Looking at volunteering? Think big!

Looking at volunteering? Think big!
Blog Categories

Volunteering can be a huge part of a high schooler’s life -- indeed many school boards won’t graduate you if you haven’t put in your hours. But instead of simply signing up with a local charity and putting in your time, how about setting up your own charity and making a go of it yourself? You’ll still end up doing some good, and end up with a nice portfolio piece (not to mention valuable experience) as well.

First, come up with your idea. Maybe there’s a child in your neighborhood who has medical expenses. Or maybe an old person who has fallen behind in her bills. Maybe a playground needs to be cleaned up or repaired. Maybe you could line up several projects over the course of a school year. Chances are you’ll find all kinds of need right in your community that you never knew about. Ask around. Maybe a small group would be willing to put you in charge of a specific project.

Second, make sure you’ll get credit for the activities you’re planning, assuming your school requires volunteer hours. Talk to the staff at your high school, or even the school board. Explain what you’re hoping to do, and include all of it: fundraising, publicity, goals, everything. Don’t do a single thing unless you’ve got the green light.

Third, if money is involved, make sure you document everything. Every nickel should go on a spreadsheet and be documented with bank balances and receipts. Chances are your project won’t be big enough to require tax information, but make sure you don’t break any tax laws.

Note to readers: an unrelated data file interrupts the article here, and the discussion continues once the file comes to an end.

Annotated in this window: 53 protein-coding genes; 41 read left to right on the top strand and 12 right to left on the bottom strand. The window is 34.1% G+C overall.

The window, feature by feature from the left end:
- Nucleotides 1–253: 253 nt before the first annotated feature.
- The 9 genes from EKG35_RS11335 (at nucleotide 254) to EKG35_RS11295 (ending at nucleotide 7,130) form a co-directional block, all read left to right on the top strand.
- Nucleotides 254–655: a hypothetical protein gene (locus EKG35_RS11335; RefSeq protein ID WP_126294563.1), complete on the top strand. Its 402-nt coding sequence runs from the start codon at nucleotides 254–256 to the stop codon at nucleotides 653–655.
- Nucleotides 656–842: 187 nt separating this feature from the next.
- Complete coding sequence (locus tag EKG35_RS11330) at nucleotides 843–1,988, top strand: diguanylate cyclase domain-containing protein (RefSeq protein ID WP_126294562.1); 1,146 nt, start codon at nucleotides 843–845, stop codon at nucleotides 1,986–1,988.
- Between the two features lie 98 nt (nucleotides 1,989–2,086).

Now it gets fun. Build a website, start a Facebook group, take photos, make videos. Come up with a name for your little nonprofit, maybe come up with a cool logo. Think about fundraisers if you need money, such as race sponsoring, local concerts, you name it. Document all of it online.

Yes, it sounds like a lot of work, and it’s not for everyone. But it’s a fantastic way to meet people, and you’ll get tons of real-world experience that will serve you well down the road as you apply for college. It will also help your job hunt.

The key is to do everything by the book. Watch any money that’s involved, follow any and all rules and regulations. The great thing is, pulling it off will be proof to the world that you have ideals and that you can handle responsibility. Go for it!


 
More Posts Like This
  • Whose Expectations Matter Most?

    Motivation can be defined as “a force that compels a person to take action towards a desired purpose or goal.” Levels of motivation can be a huge factor in determining someone’s success. But what exactly is motivation, and where does it come from? Although we may be inclined to believe that talent, money, and other tangible factors are primarily responsible, research has shown that this isn’t necessarily the case. Wh

    Read More
  • Why One-to-One Tutoring is More Beneficial than Group Test Prep Programs

    Success on college admissions exams requires preparation. Test-takers must be familiar both with content as well as with unique factors like timing, scoring, directions, and formats. To meet these rigorous demands, students often seek outside help. Instead of choosing a canned test prep class filled with other students, opt for a personalized, one-on-one tutoring experience. When weighing t

    Read More
  • Why You Shouldn't Give Your Math Skills a Break

    In many high schools around the world, students have their courses split into semesters. When students find themselves studying North American History in one grade and World Wars the following year, the months that fell in between don’t necessarily matter as much as they tend to with other subjects. For example, what you learn about electricity in this year’s science class may have no direct relation to the optics co

    Read More